1. Before touching a patient/resident
  2. Before undertaking clean/aseptic procedures
  3. After body fluid exposure/risk
  4. After touching a patient/resident
  5. After touching patient/resident surroundings

It’s your duty to follow this advice, however you also need to ensure that adequate facilities (e.g. liquid soap, disposable paper and/or alcohol-based hand gels) are always available in every room as well as communal areas.

Other important aspects of infection control include: using gloves and aprons appropriately; only using invasive devices / procedures when clinically indicated (e.g. catheters); ensuring equipment and the environment is safe and clean; ensuring adequate waste disposal and linen management systems are in place and promoting good respiratory hygiene (Catch it! Bin it! Kill it!)

The important message for you and your colleagues is that you simply can’t ‘cut corners’ with infection control – if you do you put lives at risk.

  • Do you screen new residents for risk of infection? If someone has symptoms such as diarrhoea, vomiting, productive cough, night sweats, fever, breaks in the skin, and inflammation of the skin or soft tissues you may want to seek advice from the resident’s GP or public health to prevent any spread within your care home. Similarly, seek advice if someone is being transferred from another care setting where there has been a recent outbreak.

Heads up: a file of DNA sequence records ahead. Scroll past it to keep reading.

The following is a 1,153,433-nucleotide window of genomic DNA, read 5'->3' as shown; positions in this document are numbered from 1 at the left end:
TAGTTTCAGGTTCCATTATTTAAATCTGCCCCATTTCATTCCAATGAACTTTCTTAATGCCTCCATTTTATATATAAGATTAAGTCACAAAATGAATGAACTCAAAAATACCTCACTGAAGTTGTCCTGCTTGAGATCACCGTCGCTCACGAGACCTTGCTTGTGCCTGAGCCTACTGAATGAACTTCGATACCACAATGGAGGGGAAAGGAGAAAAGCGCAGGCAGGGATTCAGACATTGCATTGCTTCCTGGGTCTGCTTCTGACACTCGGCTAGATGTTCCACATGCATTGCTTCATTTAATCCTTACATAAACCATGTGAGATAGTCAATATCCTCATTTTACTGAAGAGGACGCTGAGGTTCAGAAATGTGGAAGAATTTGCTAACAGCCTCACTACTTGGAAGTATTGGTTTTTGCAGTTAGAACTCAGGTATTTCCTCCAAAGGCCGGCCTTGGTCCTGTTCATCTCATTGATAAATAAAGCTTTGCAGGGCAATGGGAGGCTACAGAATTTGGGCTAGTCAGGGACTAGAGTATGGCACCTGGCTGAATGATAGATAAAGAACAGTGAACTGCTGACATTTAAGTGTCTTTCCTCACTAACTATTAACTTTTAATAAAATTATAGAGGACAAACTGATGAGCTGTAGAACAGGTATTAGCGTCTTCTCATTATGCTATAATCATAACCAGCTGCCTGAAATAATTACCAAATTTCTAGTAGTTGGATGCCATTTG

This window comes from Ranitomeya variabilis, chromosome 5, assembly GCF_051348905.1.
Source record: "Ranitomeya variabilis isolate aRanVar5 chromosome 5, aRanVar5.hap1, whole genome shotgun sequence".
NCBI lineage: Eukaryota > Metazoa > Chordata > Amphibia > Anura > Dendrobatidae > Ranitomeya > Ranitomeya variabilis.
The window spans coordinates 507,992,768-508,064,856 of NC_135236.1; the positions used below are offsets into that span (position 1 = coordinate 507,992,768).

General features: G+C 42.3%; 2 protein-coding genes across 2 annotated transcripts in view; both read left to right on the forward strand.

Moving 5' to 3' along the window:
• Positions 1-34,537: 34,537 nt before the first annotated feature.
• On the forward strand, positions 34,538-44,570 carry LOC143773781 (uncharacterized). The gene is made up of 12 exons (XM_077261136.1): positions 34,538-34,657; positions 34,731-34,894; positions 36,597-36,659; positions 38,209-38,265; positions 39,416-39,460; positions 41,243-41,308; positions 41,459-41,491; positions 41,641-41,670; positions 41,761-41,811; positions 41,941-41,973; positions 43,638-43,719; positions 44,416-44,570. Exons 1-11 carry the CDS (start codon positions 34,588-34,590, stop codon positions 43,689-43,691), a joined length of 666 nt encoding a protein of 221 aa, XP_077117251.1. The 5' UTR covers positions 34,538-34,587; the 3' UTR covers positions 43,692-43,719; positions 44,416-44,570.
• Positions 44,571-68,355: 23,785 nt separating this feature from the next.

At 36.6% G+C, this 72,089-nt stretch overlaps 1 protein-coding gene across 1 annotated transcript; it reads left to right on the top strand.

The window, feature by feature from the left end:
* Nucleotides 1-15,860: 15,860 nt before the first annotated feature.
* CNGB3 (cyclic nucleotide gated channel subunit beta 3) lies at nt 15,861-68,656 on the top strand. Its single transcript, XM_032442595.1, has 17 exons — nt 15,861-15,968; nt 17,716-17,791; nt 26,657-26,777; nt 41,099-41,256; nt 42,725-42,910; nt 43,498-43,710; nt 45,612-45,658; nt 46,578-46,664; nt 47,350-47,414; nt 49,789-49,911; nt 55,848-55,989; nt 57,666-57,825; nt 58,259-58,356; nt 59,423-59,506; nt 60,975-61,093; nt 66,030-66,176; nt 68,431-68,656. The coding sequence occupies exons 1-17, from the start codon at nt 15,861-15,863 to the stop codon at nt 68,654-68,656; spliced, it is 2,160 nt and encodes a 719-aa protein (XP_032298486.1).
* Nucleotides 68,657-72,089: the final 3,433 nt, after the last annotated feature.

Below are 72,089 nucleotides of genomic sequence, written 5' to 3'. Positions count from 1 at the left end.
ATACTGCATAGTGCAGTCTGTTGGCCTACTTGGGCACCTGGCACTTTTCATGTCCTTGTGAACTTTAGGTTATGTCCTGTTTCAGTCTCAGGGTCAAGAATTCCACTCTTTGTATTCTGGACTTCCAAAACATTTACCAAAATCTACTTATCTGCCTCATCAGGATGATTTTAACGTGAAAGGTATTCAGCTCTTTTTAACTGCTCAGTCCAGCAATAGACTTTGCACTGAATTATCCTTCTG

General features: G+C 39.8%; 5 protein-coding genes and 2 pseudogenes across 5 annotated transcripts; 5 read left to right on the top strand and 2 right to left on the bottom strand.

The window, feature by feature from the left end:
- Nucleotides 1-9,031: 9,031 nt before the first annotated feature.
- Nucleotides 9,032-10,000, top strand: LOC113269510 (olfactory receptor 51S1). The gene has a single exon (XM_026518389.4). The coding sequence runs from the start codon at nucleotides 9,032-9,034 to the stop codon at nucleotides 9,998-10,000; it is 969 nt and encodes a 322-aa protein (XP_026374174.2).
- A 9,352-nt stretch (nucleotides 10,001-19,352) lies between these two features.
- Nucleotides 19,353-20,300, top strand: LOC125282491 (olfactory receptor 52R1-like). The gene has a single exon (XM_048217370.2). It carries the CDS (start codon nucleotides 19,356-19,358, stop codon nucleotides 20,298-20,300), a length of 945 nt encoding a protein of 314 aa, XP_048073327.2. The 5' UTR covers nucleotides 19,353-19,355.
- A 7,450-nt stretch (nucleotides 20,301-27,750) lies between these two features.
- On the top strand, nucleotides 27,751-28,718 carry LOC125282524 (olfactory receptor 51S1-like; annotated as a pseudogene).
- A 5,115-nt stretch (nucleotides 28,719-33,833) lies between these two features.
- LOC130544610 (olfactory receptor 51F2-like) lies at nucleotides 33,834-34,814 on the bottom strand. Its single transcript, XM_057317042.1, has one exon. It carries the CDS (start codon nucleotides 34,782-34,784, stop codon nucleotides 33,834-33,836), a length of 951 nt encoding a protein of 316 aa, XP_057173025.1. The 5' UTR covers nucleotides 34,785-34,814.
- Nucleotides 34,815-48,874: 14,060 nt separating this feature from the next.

• Do all residents have up to date care plans? This should include risk assessments for falls as well as malnutrition. Remember that the home environment is an important aspect in managing risk of falls so make sure that equipment or electric cables don’t turn communal areas into an obstacle course. In the winter, residents may still want to go outside – so how can you maintain safe and clear spaces?
  • Do residents have sufficient clothing to keep warm? Though you may find the centrally heated environment too hot, remember that frail and elderly residents feel the cold more easily. So, make sure they have adequate layers on. 
  • Do you have clear and visible messages for visitors and relatives? You don’t want anyone entering your care home who is unwell so make sure you have posters up and inform all visitors. The same goes for staff! There’s no point being a ‘hero’ and coming in for your shift, only to spread bugs throughout the home. 
  • Are your residents eating nutritious meals? Notice the emphasis on ‘eating.’ It’s not enough to offer healthy meals if the resident doesn’t eat them. Malnutrition can creep up on people, so you need to keep an eye on each residents intake as well as their weight.
  • What do your residents do all day? Activities in themselves won’t stave off an infection but they can boost morale and install a sense of fun / hope. In turn, you may find that residents comply with treatments more easily, their appetite increases and, in general, have a better quality of life.

As well as looking after your residents you need to look out for your fellow colleagues. The smooth running of your care home revolves around team work, so if someone looks tired or unwell ask if they are ok or if you can help them.

Read our article ‘Looking after yourself‘ for information on coping with the demands of a job in health and social care.

Part 2 of this article is now live – have a read here